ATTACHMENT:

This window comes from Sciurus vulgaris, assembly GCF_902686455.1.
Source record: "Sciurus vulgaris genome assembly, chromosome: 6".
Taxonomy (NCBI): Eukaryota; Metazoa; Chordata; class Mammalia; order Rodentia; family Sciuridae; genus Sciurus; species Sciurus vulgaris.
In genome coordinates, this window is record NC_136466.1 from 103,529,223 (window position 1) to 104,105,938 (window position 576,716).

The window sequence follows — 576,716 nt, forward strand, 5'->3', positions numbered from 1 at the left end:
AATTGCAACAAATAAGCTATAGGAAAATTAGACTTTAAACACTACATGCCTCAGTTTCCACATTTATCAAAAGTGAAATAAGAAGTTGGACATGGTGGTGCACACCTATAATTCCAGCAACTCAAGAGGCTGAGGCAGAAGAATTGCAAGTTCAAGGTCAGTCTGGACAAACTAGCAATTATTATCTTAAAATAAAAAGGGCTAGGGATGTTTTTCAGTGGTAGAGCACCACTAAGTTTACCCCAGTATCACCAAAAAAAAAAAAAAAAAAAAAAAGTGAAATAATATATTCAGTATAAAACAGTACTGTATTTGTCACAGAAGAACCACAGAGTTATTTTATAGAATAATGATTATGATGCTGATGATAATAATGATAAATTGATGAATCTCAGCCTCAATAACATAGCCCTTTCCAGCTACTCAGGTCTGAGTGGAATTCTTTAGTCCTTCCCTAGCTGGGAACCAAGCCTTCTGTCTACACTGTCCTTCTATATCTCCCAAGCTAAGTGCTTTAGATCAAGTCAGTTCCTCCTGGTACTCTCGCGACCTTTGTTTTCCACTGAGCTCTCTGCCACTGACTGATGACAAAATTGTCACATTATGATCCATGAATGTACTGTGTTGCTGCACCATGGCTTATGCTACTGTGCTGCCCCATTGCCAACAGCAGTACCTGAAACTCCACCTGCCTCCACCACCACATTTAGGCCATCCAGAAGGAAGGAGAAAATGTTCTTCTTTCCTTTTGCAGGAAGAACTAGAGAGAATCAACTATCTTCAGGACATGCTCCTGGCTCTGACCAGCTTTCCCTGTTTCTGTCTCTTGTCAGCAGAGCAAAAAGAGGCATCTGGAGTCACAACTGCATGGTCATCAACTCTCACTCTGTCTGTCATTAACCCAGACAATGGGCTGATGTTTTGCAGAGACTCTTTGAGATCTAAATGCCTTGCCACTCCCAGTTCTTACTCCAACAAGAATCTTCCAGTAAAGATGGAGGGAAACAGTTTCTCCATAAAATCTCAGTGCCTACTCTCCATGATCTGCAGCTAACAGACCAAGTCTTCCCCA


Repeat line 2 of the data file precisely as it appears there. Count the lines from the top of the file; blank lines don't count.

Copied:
Source record: "Sciurus vulgaris genome assembly, chromosome: 6".